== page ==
Moral of the story: Any wildlife report of a strange slow-moving animal with piercing eyes is a excellent reason to mount an expedition.  

Wednesday, October 12, 2011

How to find a tree vole's nest

I had the pleasure of meeting Lowell Diller and his staff last week at Green Diamond Resource Company.

This is California's NW coast: redwoods, Douglas fir and banana slugs, the rain forest.

Appropriately, it was raining.

Lowell gave me a lesson in finding tree vole nests.

Drive very slowly with your head out the window, one eye on the road, and one eye on the canopy.

Note: we were on a restricted dirt logging road.

Don't try it on winding roads with traffic, like the coast highway.

When you find what looks like a nest made of fir needles scope it out with binoculars to see if it is occupied.

A mass of brown Douglas fir needles means it is vacant. A spotted owl might have nailed the occupant, or the vole just moved on.

If it is littered with green sprigs of fir and green resin ducts you probably have an active nest.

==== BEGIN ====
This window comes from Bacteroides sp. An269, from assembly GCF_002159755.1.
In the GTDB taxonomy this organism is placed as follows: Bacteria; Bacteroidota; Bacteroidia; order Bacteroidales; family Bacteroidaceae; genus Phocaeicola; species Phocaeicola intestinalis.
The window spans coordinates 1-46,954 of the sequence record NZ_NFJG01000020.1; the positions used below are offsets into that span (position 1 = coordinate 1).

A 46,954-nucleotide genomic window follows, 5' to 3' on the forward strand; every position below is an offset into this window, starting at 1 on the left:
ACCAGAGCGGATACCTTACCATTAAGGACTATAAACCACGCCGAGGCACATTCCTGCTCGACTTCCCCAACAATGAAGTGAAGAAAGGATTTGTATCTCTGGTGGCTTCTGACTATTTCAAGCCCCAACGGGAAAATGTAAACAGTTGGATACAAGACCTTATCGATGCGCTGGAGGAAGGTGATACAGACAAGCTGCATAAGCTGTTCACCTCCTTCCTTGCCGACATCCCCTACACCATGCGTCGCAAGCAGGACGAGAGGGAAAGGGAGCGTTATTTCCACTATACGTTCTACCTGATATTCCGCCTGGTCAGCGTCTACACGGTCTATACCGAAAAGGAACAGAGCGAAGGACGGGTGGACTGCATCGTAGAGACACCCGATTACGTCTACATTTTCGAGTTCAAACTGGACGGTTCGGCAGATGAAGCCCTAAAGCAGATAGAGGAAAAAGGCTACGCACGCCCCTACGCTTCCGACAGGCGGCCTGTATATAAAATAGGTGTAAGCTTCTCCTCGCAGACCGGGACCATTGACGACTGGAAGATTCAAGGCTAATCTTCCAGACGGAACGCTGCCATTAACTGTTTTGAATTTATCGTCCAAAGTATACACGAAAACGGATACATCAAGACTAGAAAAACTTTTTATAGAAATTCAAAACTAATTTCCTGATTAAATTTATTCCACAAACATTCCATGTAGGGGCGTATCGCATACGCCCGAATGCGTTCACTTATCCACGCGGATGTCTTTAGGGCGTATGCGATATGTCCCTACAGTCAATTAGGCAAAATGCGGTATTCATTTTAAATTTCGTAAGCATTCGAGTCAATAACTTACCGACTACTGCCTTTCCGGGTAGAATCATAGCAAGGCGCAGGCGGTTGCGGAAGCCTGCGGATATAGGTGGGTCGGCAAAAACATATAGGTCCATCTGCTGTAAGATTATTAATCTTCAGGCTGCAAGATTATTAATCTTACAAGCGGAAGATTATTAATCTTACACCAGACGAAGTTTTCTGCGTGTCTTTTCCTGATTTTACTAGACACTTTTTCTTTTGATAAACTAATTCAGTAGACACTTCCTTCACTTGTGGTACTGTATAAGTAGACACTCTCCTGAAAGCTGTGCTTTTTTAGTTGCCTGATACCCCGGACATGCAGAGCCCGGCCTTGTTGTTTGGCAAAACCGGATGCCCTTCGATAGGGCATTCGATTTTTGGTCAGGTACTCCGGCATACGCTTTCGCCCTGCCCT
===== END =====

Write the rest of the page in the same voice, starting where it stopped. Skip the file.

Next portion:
Diller is a pro at it, but it didn't take long for the codger to catch on.

When I spotted the atypical nest below, I passed the final exam with flying colors.

Sunday, October 9, 2011

Saw dust rub-a-dub

"What in the bejeebers is going on in there?"

Chipmunk (in this case, the shadow chipmunk Neotamias senex) showed up an hour after we made the camera trap set.

It cased the joint and disappeared. 

The rodent was back later that week, after the bear and shrew appearances.

The coast was clear, so it stripped down and dived into the sawdust.

Yes, carpenter ants provide some useful services, including sawdust production.  

For a long time the ant gallery in that tree has showered sawdust on everything poking its head in the door.

But it's not really sawdust per se. It's frass, which is actually insect poop.